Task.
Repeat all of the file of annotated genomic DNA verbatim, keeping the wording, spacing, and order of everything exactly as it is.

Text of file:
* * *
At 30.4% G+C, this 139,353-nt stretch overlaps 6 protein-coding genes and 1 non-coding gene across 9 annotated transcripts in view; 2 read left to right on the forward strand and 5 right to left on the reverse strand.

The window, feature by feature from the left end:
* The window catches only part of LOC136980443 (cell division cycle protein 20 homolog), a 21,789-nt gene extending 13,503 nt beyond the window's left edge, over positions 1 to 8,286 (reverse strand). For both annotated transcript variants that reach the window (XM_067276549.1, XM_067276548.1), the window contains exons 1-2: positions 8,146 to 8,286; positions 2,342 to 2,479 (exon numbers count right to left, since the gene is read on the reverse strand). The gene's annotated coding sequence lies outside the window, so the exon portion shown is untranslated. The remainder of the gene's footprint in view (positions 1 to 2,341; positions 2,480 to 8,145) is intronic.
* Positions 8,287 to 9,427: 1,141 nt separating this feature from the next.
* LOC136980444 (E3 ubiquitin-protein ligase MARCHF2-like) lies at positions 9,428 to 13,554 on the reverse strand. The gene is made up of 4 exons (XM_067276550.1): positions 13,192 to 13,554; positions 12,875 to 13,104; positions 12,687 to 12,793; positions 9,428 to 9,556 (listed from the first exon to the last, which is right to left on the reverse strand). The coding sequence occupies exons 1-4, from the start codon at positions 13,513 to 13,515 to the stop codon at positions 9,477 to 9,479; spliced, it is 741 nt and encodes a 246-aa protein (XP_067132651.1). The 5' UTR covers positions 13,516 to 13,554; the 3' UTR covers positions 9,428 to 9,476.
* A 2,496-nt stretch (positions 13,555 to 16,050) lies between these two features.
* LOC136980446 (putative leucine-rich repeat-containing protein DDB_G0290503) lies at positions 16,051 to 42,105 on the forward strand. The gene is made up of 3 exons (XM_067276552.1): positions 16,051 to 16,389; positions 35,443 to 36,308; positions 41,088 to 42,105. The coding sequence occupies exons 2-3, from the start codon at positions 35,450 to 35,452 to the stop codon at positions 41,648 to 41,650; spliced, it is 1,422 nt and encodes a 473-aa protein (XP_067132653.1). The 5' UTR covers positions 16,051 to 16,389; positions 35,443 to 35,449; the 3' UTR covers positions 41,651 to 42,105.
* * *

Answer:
At 30.4% G+C, this 139,353-nt stretch overlaps 6 protein-coding genes and 1 non-coding gene across 9 annotated transcripts in view; 2 read left to right on the forward strand and 5 right to left on the reverse strand.

The window, feature by feature from the left end:
* The window catches only part of LOC136980443 (cell division cycle protein 20 homolog), a 21,789-nt gene extending 13,503 nt beyond the window's left edge, over positions 1 to 8,286 (reverse strand). For both annotated transcript variants that reach the window (XM_067276549.1, XM_067276548.1), the window contains exons 1-2: positions 8,146 to 8,286; positions 2,342 to 2,479 (exon numbers count right to left, since the gene is read on the reverse strand). The gene's annotated coding sequence lies outside the window, so the exon portion shown is untranslated. The remainder of the gene's footprint in view (positions 1 to 2,341; positions 2,480 to 8,145) is intronic.
* Positions 8,287 to 9,427: 1,141 nt separating this feature from the next.
* LOC136980444 (E3 ubiquitin-protein ligase MARCHF2-like) lies at positions 9,428 to 13,554 on the reverse strand. The gene is made up of 4 exons (XM_067276550.1): positions 13,192 to 13,554; positions 12,875 to 13,104; positions 12,687 to 12,793; positions 9,428 to 9,556 (listed from the first exon to the last, which is right to left on the reverse strand). The coding sequence occupies exons 1-4, from the start codon at positions 13,513 to 13,515 to the stop codon at positions 9,477 to 9,479; spliced, it is 741 nt and encodes a 246-aa protein (XP_067132651.1). The 5' UTR covers positions 13,516 to 13,554; the 3' UTR covers positions 9,428 to 9,476.
* A 2,496-nt stretch (positions 13,555 to 16,050) lies between these two features.
* LOC136980446 (putative leucine-rich repeat-containing protein DDB_G0290503) lies at positions 16,051 to 42,105 on the forward strand. The gene is made up of 3 exons (XM_067276552.1): positions 16,051 to 16,389; positions 35,443 to 36,308; positions 41,088 to 42,105. The coding sequence occupies exons 2-3, from the start codon at positions 35,450 to 35,452 to the stop codon at positions 41,648 to 41,650; spliced, it is 1,422 nt and encodes a 473-aa protein (XP_067132653.1). The 5' UTR covers positions 16,051 to 16,389; positions 35,443 to 35,449; the 3' UTR covers positions 41,651 to 42,105.